We needed a good bit for some sewing and rigging projects, and this bungee cord (#SC-104-050) made by TW Evans seemed like a good deal. However, anywhere it was continuously exposed to the sun, the cover began to fail within 4 months on the boat and 8 months on the roof top test stand.

Bottom line: Use only below deck or under cover.


The parent company to New England Ropes also sells under its own brand through climbing and arborist retailers.

Bottom line: Recommended, but we can no longer find it anywhere.

Shock Cord Test Looks at Long Life
In very light winds, the main outhaul is eased and a bungee takes up tension to maintain sail trim


Some of our finished bungees were part of assortment packs commonly sold at hardware stores and online retailers.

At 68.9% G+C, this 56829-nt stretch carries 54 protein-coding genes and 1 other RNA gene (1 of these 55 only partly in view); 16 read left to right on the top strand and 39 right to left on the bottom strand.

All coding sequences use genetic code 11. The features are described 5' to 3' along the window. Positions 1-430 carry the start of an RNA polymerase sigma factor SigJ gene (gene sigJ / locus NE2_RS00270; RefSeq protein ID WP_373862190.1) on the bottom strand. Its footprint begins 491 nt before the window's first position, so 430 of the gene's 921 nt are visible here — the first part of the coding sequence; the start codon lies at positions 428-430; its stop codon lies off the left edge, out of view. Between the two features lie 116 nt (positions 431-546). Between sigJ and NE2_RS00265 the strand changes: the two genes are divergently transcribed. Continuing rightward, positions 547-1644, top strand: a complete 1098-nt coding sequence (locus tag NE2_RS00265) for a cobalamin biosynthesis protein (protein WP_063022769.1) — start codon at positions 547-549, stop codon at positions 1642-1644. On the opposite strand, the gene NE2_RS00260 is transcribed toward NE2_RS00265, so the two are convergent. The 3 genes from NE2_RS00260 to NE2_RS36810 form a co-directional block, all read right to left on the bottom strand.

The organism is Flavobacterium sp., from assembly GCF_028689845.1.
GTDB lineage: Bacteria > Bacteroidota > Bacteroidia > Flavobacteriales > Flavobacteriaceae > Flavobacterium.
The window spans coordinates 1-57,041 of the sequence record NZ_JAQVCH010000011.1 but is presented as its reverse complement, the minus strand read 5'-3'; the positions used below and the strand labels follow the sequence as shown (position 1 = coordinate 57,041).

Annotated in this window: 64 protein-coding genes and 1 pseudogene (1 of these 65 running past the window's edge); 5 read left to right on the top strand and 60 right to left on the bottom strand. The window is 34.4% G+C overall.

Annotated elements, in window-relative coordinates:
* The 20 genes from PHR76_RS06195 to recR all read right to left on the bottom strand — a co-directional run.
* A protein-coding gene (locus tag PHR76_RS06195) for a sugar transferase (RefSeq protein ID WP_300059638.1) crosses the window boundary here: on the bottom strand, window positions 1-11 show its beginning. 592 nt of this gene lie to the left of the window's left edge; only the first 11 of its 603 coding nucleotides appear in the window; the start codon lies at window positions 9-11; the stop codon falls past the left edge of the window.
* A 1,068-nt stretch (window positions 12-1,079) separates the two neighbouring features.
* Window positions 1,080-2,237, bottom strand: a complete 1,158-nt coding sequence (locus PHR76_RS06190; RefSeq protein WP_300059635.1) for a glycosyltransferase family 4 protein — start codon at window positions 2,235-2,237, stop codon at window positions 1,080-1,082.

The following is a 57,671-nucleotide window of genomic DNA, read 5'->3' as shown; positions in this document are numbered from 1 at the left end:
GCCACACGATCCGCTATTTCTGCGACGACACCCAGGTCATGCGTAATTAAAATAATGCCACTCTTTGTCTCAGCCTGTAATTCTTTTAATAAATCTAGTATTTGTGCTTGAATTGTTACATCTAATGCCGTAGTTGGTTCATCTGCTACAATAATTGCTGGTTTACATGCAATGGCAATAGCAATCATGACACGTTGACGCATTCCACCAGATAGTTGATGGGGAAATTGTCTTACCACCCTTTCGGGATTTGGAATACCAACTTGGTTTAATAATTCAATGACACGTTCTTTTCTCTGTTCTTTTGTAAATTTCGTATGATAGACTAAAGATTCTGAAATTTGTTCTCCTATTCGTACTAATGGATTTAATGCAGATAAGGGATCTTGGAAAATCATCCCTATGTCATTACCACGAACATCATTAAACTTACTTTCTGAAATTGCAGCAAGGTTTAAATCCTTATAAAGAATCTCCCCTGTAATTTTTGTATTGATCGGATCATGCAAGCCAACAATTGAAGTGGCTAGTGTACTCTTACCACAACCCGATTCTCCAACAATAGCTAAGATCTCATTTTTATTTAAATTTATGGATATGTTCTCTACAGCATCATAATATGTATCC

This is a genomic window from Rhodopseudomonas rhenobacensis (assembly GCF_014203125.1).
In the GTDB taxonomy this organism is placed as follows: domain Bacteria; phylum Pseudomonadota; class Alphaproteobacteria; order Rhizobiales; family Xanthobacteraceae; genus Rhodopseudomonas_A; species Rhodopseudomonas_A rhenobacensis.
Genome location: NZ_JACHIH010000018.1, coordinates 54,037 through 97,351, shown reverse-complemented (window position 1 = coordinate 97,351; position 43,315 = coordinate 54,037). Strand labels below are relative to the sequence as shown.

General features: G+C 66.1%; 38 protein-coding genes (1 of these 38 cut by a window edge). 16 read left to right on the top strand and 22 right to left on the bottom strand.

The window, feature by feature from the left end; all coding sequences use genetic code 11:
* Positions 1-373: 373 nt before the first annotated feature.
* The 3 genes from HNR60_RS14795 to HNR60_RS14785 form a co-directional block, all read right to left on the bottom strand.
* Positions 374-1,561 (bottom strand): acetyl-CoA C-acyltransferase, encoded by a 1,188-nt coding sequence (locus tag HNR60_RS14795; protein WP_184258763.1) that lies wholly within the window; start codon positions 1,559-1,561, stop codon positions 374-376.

Unique among the products tested, this cord (part # PC18FE) is naked polyurethane. Although minor sun damage was visible, elasticity was consistent and we did like the non-damaging polymer hooks.

Bottom line: Recommended for securing tarps and gear.


Belonging in a separate category, Shockles are constructed from high quality bungee material inside a polyester webbing cover, and the end hooks are either stainless-steel carabiners or u-shackles, according to the application and size. The webbing reduces the range of action, but also provides superior protection for the webbing, prevents over extension, and makes them as strong as the webbing/ shackle combination.